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When commodity prices fall

There’s good news for anybody worrying about inflation: Chinese money growth is slowing down. Forthcoming figures from the People’s Bank of China are likely to show that the M1 measure of the money stock has grown less than 4 per cent in the last 12 months, compared with growth of over 14 per cent in the year to January.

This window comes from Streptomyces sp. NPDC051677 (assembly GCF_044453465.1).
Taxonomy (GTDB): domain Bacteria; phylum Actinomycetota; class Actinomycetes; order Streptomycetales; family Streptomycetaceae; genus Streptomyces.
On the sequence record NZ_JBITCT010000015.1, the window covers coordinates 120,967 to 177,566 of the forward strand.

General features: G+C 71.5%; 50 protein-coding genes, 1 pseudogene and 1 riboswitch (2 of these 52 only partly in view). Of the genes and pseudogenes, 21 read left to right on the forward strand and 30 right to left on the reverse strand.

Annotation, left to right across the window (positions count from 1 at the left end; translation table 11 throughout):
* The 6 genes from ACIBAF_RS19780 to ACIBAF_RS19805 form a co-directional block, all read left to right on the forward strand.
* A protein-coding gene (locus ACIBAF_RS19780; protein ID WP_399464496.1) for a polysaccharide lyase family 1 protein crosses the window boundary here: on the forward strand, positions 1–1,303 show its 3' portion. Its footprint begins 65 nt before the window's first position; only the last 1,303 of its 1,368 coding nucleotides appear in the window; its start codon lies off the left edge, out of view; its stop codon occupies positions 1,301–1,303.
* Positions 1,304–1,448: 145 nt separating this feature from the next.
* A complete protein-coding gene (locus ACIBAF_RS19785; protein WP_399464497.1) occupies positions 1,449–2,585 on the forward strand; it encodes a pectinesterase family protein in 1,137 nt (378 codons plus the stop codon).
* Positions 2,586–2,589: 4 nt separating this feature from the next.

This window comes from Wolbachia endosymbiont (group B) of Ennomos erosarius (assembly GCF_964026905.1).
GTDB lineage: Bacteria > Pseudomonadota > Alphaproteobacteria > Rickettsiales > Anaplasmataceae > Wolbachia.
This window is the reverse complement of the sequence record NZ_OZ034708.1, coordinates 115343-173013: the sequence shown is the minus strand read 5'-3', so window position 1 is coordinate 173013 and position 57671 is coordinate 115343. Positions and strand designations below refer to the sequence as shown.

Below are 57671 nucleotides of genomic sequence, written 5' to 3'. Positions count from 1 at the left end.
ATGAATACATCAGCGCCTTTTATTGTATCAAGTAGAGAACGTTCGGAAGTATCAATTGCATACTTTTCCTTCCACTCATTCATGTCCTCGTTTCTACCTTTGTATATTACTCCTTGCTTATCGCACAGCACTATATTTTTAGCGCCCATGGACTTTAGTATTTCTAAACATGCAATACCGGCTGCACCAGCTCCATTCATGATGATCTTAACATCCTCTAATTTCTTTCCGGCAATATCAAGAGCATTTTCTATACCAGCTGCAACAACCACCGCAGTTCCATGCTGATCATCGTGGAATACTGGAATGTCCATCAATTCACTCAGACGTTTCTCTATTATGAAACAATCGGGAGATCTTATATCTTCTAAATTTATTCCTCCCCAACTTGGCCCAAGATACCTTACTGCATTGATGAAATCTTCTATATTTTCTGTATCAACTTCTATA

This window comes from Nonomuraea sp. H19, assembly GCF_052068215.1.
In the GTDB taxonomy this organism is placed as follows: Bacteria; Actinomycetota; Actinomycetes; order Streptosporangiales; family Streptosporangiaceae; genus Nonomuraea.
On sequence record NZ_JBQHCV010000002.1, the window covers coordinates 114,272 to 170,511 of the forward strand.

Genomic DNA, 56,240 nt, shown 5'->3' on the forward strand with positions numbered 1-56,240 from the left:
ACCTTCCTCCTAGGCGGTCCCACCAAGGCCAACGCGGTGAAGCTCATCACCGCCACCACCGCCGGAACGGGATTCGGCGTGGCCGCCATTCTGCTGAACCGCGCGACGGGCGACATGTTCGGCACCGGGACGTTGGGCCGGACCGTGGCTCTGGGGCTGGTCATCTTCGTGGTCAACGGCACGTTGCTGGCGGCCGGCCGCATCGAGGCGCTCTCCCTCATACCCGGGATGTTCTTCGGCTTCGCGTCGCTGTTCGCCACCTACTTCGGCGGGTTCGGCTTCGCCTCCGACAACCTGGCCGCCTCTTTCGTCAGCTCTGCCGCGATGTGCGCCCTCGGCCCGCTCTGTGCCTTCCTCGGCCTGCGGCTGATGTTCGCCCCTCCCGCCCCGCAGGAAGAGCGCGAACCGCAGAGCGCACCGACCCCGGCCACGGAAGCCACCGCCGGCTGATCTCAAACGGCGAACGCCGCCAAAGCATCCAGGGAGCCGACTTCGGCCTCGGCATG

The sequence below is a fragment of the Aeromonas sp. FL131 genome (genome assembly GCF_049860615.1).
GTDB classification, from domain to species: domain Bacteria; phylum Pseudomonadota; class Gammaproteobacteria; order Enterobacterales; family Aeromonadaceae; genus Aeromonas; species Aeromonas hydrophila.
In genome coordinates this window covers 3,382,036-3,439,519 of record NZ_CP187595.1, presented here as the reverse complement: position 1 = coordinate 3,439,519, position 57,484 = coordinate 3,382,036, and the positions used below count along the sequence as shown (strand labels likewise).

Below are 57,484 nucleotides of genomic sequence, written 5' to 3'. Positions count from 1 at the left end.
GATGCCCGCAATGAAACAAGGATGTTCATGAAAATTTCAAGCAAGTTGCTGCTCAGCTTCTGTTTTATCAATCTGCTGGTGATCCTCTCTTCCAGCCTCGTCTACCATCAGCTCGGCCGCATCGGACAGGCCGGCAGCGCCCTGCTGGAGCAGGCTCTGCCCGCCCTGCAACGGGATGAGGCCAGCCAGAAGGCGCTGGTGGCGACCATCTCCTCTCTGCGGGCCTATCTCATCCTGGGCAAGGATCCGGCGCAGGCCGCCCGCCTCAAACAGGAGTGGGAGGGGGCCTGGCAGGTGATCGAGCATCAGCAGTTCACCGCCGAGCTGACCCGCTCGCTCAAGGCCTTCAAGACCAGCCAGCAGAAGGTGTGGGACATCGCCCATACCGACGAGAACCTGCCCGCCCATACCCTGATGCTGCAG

This matters because M1 growth has for years been a decent lead indicator of annual changes in commodity prices, as measured by the S&P GSCI. Slowdowns in M1 growth in 2001, 2005, 2008, 2012, 2014 and 2019 all led to falls in commodity prices soon afterwards. There’s a simple reason for this, Monetary growth in China predicts output growth there, so slower money growth leads to slower output growth and hence less demand for commodities. Granted, commodity prices have recently risen by more than their traditional link with M1 would predict, but this could be because a snapback in demand has coincided with low inventories caused by the pandemic.

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